Children's Hospital Colorado
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Feasibility of Implementing Enhanced Recovery After Surgery in Pediatric Urology


Dr. Duncan Wilcox and Dr. Kyle Rove, of Children's Hospital Colorado, speak with a pediatric urology patient.

Key takeaways

  • Our experts were first to develop an enhanced recovery after surgery (ERAS) protocol for children undergoing complex lower urinary tract reconstruction, demonstrating improved outcomes.

  • This pilot study evaluated the feasibility of ERAS implementation and protocol adherence at eight pediatric hospitals, achieving ≥70% adherence at all but one center despite challenges.

  • Common barriers to implementation included difficulties with compliance and lack of time, money or clinical resources.

  • This pilot showed that successful ERAS adoption requires a multidisciplinary team, stakeholder buy-in, regular communication and local adaptation.

Research study background 

Enhanced recovery after surgery (ERAS) protocols have been widely adopted in adult healthcare, with published guidelines demonstrating strong evidence of improved outcomes. However, this promising multi-modal approach to perioperative care hasn’t yet gained as much traction in pediatrics.

In 2018, Kyle Rove, MD, a pediatric urologist at Children’s Hospital Colorado, and his research team reported the first ERAS protocol for children undergoing complex lower urinary tract reconstruction in a small prospective study that reported decreases in length of stay and complications. That work expanded to additional research, including the multicenter Pediatric Urology Recovery after Surgery Endeavor (PURSUE) study. PURSUE includes this pilot led by Dr. Rove that explores the feasibility of and adherence to implementing the protocol at eight centers across the U.S.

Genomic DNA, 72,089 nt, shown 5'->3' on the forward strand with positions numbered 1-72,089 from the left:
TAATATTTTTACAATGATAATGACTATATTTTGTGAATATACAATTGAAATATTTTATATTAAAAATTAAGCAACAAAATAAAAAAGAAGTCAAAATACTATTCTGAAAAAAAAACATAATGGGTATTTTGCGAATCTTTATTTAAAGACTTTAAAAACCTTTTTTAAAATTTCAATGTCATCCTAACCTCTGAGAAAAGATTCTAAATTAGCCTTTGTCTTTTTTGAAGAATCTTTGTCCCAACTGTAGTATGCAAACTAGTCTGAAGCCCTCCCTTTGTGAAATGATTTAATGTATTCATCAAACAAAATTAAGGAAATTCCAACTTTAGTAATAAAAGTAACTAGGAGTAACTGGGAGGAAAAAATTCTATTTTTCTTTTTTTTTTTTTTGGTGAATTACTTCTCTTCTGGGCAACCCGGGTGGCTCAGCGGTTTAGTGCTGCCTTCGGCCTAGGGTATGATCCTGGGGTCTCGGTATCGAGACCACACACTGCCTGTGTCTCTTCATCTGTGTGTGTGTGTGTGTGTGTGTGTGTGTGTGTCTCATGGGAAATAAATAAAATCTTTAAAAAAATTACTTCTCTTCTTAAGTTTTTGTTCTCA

Study authors hypothesized ERAS would be implemented at ≥70% adherence in ≥75% of centers. High-level measures were based on Children’s Colorado’s pilot protocol. Outcomes included enrollment of two patients in the first six months, completion of a 90-day follow-up, identification of barriers to implementation and protocol adherence.

“While the ERAS protocol is evidence-based and seemingly straightforward, changing how surgical teams care for patients can be challenging. It requires interest from a champion and time. We hope to give other pediatric urologists who haven’t adopted this approach key insights on how to initiate and navigate the process.”


Between 2014 and 2016, the pilot enrolled a total of 40 patients planning to undergo surgery for bladder augmentation or creation of a continent catheterizable channel. Centers reported on multidisciplinary collaboration, their approach based on local context as well as internal audits and survey.

The pilot was successful, with all but one center reporting ≥70% protocol adherence per patient and all secondary outcomes met, though it wasn't without some difficulty. It took centers an average of seven meetings over two months to implement the protocol, and all struggled, to some degree, with adhering to the use of a minimally invasive approach, maintenance of intraoperative normothermia and early discontinuation of intravenous fluids.

The most reported barriers to implementation were “difficulty initiating and maintaining compliance with care pathway,” and “lack of time, money, or clinical resources.”

Clinical implications

Although this pilot had a multicenter design, the findings may not be generalizable. What may be sustainable for one center may not be for another, such as smaller centers with low volumes of complex lower urinary tract reconstruction. Study authors emphasized the key components for successful ERAS implementation include a multidisciplinary team, stakeholder buy-in, regular communication and adjusting to local context, given internal structures and processes differ by center.

Results of the full PURSUE study, which compares patient outcomes for the ERAS protocol to the standard of care, are expected to be published in late 2024.